Uncomfortable, all right.
When Zach Wood, a sophomore from Anacostia, promoted a talk by Suzanne Venker online, the backlash was so intense that some of the other organizers felt it was too risky to bring her to the small liberal arts college in the Berkshires. They canceled the event.
That set off a national debate over whether college campuses are places where intellectual inquiry has been smothered by political correctness, where conservative opinions are so unwelcome they are shunned, and students are offered “safe spaces” to comfort one another and avoid hearing a speaker with whom they disagree.
Venker — who points to federal data that suggests that in the decades since the feminist movement took off, even as women become more free, more powerful and better educated, they have become less happy — went to Fox News.
“The anger that they are taught to harbor against both men and society is so deeply rooted,” Venker said of feminists, “… they can’t handle hearing anything but what they’ve been taught to believe.
“… It should tell you something if you’re afraid to engage or hear an alternative view. It should speak volumes about propaganda. People aren’t thinking critically — what colleges are supposed to be for. They’re just being fed propaganda and not allowed to question it.”
Wood — who describes himself as liberal — felt vilified on campus for inviting her, and off campus when the group uninvited her.
When another member of the club quit he was able to make the decision to invite her back because he felt it was the right thing to do, he said.
He has not gotten a response from Venker.
When he originally posted the event, he got questions on social media such as, ” … is this an event about why feminism is bad hosted by men? Hosted by … men? Eek. That’s Awkward.”
He also got this: “When you bring a misogynistic, white supremacist men’s rights activist to campus in the name of ‘dialogue’ and ‘the other side,’ you are not only causing actual mental, social, psychological, and physical harm to students, but you are also—paying—for the continued dispersal of violent ideologies that kill our black and brown (trans) femme sisters. You are giving those who spout violence the money that so desperately needs to be funneled to black and brown (trans) femme communities, to people who are leading the revolution, who are surviving in the streets, who are dying in the streets. Know, you are dipping your hands in their blood, Zach Wood.”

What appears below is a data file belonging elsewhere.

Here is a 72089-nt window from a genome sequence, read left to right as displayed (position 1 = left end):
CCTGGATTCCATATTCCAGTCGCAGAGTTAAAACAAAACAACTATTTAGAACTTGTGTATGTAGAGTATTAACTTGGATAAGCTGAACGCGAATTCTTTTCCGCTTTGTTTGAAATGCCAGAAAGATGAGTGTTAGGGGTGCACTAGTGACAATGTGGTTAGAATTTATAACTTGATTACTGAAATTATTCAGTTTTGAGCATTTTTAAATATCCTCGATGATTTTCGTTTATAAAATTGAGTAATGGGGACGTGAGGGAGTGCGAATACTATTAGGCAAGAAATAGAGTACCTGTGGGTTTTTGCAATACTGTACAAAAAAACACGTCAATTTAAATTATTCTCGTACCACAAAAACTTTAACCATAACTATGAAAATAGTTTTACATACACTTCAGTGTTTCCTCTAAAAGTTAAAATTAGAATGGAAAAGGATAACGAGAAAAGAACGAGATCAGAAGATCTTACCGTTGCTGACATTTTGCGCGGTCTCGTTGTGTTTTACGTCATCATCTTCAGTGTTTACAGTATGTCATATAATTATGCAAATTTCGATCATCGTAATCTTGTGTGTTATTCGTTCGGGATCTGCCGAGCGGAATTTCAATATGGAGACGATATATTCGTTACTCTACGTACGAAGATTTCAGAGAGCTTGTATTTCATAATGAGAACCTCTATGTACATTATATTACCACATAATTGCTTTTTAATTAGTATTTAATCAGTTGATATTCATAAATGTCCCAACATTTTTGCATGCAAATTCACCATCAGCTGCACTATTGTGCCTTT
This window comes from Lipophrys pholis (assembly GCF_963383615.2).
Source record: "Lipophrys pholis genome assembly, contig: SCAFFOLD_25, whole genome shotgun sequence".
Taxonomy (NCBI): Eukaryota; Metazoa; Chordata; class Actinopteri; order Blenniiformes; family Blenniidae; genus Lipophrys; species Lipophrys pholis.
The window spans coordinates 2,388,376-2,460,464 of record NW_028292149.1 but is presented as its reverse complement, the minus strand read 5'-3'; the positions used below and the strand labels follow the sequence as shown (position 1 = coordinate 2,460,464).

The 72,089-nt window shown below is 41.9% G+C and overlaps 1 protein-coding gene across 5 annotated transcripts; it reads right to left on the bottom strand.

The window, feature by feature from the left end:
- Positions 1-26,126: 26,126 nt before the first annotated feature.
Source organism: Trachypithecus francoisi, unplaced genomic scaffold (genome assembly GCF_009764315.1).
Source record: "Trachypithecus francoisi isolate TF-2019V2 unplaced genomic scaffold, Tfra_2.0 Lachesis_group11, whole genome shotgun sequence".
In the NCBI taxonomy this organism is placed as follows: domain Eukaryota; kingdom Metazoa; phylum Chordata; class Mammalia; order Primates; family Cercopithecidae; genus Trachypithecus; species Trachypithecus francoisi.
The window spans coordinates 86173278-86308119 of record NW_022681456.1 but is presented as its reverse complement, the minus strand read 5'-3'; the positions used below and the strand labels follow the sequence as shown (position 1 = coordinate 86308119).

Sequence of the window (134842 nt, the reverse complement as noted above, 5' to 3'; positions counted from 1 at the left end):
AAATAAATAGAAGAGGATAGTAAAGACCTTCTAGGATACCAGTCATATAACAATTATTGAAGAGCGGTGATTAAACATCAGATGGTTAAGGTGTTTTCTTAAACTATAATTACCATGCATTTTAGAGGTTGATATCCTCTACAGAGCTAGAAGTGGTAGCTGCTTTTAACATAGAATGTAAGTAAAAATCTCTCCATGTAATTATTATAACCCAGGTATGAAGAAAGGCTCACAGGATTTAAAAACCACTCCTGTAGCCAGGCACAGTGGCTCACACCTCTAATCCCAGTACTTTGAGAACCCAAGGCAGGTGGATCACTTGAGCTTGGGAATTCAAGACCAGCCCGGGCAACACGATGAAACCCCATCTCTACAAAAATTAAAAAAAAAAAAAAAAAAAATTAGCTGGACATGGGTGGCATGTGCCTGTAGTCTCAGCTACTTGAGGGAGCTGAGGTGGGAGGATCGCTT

He explained in a piece online that the event had been canceled because of the extreme backlash from other students, that he disagreed with Venker’s views but thought bringing in challenging ideas was important.
He said others in the club were more upset about the reaction and felt they couldn’t ensure safety or any kind of meaningful exchange of ideas if protesters were disruptive, so they decided to cancel it.
“I didn’t like the backlash,” he said, “suggesting that I was trying to harm people, that I was trying to attack people, that I was trying to degrade people, bringing someone to campus for the purpose of dehumanizing them. … it was very, very unsettling, tough for us. But still I was opposed to canceling it, for the fundamental reason that in life you’re going to face things that are offensive to you. You’ll have to face things.
“If someone feels that hearing her speak would cause them harm, they don’t have to come.”
He said he tried to explain this to one of the protesters, but “she would listen for a few seconds and then start shouting again.”
Some of the students who had protested Venker’s invitation most vehemently said their views have been completely distorted (and that they have been compared to the Islamic State, Stalin and Hitler.)
They didn’t ask for her to be uninvited or censored or to have her Web site blocked, several said. Gerardo Pelayo García, a senior, said they planned to go to the talk and challenge her afterward during a Q&A.